Rotary Motoring

Michael Austin
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Piston-driven engines are easy to figure out. Intake, compression, ignition and exhaust all occur in the same space above the undulating piston head. Valves open and shut to move air in and out, and the up and down motion of the piston is transferred to the rotating crank.

The rotary engine, now that's something else. Unfamiliar to the general public, most major automakers gave up on the concept a long time ago, except for Mazda. The 250-horsepower Renesis engine in the new Madza RX-8 shows that the rotary still has life left in it. For those unfamiliar with Dr. Wankel's design, here's a primer on how the engine actually works.

0304 Renesis 1

For starters, the rotary is made of two main parts: the rotor and the housing. There are no valves, the intake and exhaust ports are effectively opened and closed as the rotor turns. The housing is oval-shaped with a slight pinch in at the sides - think of a fat peanut. The rotor is a big triangle, and each side of the triangle is called a flank.

Inside the rotor is a ring of gears that matches up with the gears on the crank at a 3:2 ratio, so the rotor follows an eccentric orbit, allowing all three edges to remain in constant contact with the housing. In effect, one flank of the rotor is like an individual piston, sweeping the air through the four phases of combustion as it travels around its path.

Due to the gear reduction, the rotor only makes one revolution for every three turns of the crank. This has a few consequences. When you consider one flank, the rotary only fires two-thirds as often as a piston engine (a typical four-stroke fires every other revolution). But the rotor has 3 flanks, so a rotary engine actually has twice as many power pulses as a piston engine. There is also longer time for the combustion phase to occur in the rotary, which is good for burning fuel, but bad for heat transfer. Rotaries tend to lose more efficiency through heat loss than piston engines, but have a smoother power delivery from the long combustion.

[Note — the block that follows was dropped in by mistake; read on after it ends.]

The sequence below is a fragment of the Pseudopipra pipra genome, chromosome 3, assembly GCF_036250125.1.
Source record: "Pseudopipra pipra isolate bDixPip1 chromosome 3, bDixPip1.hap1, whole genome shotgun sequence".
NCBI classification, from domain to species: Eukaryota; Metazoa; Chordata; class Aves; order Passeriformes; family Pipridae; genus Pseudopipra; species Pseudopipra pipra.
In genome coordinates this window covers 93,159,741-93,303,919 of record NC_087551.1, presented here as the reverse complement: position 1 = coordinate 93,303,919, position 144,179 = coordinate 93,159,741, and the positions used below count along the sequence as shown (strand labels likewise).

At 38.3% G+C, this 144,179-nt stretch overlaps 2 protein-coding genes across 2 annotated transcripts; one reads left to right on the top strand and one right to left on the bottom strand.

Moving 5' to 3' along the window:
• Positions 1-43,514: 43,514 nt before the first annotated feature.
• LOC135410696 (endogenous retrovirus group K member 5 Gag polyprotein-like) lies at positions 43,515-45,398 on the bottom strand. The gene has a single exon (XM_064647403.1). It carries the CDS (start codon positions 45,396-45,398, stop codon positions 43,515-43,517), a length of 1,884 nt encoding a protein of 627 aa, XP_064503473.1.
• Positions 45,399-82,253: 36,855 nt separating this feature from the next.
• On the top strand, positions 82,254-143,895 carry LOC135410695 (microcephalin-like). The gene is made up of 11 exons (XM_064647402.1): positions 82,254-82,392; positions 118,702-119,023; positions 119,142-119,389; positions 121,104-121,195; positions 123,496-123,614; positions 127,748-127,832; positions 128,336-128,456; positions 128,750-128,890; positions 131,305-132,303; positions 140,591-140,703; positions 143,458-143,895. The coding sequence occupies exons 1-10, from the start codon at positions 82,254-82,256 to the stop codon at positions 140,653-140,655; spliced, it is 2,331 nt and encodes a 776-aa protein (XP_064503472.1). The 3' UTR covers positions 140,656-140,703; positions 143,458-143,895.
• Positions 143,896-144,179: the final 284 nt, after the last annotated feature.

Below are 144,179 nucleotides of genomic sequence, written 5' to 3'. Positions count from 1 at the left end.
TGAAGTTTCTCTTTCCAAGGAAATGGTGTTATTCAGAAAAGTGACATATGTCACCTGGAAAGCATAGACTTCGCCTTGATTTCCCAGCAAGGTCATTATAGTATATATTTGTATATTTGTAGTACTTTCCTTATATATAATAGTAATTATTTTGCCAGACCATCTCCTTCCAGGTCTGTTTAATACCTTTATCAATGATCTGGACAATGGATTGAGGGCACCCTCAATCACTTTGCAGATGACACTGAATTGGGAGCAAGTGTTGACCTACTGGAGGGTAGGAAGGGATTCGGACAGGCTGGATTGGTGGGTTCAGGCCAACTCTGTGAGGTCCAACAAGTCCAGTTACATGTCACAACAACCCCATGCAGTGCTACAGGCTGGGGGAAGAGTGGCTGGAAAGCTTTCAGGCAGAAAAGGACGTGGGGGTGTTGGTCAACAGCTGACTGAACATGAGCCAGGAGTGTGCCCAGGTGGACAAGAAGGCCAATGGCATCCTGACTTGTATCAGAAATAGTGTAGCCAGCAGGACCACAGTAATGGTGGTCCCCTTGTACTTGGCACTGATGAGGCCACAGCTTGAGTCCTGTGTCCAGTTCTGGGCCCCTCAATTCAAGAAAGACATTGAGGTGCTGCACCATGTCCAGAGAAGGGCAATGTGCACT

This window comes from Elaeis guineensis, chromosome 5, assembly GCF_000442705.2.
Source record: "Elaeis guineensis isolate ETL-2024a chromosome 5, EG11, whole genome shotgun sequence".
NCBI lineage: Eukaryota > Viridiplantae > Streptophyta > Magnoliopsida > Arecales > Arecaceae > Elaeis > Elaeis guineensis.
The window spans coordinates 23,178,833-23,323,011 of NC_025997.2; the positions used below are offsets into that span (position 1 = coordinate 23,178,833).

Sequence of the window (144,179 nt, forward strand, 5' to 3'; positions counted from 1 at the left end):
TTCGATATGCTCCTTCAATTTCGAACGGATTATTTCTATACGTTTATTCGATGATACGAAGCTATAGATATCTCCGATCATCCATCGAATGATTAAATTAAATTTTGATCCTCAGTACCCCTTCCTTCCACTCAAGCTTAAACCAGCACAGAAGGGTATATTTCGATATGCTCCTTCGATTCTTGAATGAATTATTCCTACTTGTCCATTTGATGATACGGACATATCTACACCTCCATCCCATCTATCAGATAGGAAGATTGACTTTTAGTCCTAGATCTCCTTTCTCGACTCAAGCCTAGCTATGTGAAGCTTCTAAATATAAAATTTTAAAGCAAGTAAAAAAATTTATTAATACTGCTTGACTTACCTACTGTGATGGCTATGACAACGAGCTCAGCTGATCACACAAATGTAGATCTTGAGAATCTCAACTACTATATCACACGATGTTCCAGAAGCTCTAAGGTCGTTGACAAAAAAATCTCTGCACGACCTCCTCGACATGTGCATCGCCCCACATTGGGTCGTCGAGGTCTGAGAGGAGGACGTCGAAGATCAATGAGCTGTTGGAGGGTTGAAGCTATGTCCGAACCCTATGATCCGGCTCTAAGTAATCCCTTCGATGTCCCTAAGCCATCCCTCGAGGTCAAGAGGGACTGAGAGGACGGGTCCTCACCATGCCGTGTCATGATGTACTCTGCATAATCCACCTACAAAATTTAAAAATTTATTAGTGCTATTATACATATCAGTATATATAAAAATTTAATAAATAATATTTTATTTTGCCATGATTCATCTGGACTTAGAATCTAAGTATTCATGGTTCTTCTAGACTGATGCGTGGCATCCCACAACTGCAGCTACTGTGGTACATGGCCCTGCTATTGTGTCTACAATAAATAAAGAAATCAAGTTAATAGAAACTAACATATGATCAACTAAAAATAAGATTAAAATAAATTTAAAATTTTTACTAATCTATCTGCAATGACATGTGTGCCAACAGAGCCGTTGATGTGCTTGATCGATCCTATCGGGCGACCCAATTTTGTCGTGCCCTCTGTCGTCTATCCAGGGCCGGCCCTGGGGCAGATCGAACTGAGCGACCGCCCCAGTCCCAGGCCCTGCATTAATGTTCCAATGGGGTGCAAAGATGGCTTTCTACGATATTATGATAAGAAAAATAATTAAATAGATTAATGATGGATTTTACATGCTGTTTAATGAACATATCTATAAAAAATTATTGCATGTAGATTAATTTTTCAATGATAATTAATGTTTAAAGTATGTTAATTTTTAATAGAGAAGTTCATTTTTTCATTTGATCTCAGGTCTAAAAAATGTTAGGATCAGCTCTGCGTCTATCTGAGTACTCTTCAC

Wankel's engine does offer some advantages over the more popular piston powerplant. The rotary has a higher power-to-weight ratio and specific output, mainly because one rotor effectively acts as three pistons. Case in point: the new RX-8 displaces 1.3 liters, but produces horsepower in a league with the 3.3-liter BMW 330I and 3.5-liter Nissan 350Z. Rotaries tend to be smooth runners as well because using two rotors offsets the primary up and down vibration. The rotary is far from perfect, though. Early engines had trouble with the rotor seals, emissions have always been a problem, and engine repairs quickly become costly.

Mazda continues to sing the virtues of the rotary long after Citoen, Mercedes, Ford, and GM (to name a few) have given up. The new Renesis benefits from these years of development and holds its own for power, efficiency, and emissions. With the RX-8, you can reap the rewards of Mazda's hard work.

0304 Renesis 2

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